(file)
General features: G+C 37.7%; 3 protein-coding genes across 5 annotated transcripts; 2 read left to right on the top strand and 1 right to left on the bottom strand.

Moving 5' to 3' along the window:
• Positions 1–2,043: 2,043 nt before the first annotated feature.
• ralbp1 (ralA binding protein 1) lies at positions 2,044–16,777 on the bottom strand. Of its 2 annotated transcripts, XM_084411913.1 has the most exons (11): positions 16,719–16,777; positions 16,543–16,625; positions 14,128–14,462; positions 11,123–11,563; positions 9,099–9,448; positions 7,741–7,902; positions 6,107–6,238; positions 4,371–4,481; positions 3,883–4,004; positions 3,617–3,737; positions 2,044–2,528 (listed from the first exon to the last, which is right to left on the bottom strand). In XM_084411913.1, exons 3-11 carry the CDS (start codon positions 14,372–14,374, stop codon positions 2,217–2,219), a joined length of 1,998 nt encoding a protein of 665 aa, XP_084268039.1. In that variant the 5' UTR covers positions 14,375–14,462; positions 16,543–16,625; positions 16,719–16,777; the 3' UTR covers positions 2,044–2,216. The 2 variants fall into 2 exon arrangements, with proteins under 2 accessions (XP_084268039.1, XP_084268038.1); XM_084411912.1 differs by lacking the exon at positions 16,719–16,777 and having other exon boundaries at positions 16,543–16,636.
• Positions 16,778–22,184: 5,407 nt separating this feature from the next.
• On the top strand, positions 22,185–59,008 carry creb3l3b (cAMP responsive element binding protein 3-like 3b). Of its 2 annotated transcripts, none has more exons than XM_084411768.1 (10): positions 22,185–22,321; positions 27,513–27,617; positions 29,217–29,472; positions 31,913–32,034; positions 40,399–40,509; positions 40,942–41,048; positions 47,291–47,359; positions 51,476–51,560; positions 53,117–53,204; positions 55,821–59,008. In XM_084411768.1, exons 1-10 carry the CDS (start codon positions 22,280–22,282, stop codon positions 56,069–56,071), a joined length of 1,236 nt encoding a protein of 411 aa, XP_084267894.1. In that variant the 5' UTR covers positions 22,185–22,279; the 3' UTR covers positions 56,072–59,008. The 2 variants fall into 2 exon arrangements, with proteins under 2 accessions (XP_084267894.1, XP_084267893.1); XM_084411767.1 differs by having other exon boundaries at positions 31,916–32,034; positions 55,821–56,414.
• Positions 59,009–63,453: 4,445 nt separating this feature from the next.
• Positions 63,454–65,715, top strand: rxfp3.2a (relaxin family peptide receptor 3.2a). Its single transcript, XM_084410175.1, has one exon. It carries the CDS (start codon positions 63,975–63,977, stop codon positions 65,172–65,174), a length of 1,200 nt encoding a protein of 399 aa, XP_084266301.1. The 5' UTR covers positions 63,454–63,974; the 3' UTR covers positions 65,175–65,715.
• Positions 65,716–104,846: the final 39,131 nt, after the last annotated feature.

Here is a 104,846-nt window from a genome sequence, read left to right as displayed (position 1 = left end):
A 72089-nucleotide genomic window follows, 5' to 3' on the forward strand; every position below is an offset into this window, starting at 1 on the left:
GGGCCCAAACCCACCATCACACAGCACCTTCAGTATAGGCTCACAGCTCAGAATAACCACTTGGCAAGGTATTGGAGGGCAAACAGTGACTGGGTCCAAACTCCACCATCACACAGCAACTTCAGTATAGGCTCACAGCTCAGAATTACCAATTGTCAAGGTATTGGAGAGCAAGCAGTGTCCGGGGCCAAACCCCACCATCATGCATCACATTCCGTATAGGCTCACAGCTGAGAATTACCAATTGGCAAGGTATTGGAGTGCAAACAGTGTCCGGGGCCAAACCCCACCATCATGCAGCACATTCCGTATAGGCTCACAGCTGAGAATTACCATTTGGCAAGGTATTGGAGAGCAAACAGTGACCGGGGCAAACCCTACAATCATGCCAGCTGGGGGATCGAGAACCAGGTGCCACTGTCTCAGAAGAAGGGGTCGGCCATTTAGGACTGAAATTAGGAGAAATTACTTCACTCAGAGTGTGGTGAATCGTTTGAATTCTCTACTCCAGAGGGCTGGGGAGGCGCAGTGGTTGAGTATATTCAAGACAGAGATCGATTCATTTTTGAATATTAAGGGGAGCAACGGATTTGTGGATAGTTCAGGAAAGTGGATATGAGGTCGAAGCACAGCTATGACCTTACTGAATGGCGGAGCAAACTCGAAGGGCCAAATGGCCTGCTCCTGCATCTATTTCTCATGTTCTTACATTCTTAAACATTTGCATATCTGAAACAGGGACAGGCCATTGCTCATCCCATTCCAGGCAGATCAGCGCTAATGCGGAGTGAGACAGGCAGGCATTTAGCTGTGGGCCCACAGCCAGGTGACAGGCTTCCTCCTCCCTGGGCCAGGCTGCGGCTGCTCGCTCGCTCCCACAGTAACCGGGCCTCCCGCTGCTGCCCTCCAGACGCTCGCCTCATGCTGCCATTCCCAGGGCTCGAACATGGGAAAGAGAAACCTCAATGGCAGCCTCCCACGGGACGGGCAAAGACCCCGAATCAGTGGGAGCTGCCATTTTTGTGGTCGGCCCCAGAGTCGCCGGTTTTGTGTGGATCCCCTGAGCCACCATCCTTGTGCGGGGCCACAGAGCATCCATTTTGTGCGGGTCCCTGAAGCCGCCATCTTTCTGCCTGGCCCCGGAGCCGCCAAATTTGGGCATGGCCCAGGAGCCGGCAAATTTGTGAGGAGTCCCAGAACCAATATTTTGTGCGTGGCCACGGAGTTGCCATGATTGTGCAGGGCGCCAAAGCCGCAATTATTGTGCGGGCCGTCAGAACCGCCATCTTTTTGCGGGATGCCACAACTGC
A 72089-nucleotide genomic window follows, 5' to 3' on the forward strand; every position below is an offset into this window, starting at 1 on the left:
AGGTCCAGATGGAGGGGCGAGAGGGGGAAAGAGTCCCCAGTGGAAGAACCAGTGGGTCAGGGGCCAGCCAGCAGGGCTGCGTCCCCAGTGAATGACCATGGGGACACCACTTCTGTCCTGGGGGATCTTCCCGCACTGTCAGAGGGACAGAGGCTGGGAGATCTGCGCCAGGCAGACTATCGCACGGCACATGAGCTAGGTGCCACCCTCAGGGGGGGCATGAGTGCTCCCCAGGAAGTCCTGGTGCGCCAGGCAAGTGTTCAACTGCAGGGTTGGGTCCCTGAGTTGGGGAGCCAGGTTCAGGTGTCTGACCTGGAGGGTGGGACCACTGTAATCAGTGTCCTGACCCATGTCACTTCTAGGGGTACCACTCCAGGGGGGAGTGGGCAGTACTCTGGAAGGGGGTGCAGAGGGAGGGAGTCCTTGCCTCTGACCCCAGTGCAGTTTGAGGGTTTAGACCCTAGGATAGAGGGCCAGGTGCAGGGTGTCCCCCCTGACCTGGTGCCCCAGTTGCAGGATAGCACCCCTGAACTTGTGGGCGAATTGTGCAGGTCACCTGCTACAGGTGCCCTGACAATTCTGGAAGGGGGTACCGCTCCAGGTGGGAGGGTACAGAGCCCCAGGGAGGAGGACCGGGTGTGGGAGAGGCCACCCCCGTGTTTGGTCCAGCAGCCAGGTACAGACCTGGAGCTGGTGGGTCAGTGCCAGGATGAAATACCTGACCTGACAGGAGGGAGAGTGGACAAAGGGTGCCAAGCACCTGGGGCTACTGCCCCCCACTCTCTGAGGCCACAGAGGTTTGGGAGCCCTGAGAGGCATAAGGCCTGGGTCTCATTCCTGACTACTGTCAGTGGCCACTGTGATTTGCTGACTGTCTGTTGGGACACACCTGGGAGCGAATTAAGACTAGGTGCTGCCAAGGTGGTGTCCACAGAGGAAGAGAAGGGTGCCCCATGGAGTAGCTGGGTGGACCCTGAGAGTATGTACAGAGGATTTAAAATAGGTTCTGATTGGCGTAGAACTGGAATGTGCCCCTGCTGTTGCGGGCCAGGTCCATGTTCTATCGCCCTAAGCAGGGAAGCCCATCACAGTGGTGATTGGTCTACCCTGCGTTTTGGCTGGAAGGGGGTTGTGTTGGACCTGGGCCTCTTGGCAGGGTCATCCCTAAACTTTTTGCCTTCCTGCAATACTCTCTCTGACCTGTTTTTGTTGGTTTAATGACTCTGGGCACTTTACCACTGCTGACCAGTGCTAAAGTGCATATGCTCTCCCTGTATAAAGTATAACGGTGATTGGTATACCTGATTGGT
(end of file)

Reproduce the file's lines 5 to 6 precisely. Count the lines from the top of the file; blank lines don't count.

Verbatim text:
• Positions 16,778–22,184: 5,407 nt separating this feature from the next.
• On the top strand, positions 22,185–59,008 carry creb3l3b (cAMP responsive element binding protein 3-like 3b). Of its 2 annotated transcripts, none has more exons than XM_084411768.1 (10): positions 22,185–22,321; positions 27,513–27,617; positions 29,217–29,472; positions 31,913–32,034; positions 40,399–40,509; positions 40,942–41,048; positions 47,291–47,359; positions 51,476–51,560; positions 53,117–53,204; positions 55,821–59,008. In XM_084411768.1, exons 1-10 carry the CDS (start codon positions 22,280–22,282, stop codon positions 56,069–56,071), a joined length of 1,236 nt encoding a protein of 411 aa, XP_084267894.1. In that variant the 5' UTR covers positions 22,185–22,279; the 3' UTR covers positions 56,072–59,008. The 2 variants fall into 2 exon arrangements, with proteins under 2 accessions (XP_084267894.1, XP_084267893.1); XM_084411767.1 differs by having other exon boundaries at positions 31,916–32,034; positions 55,821–56,414.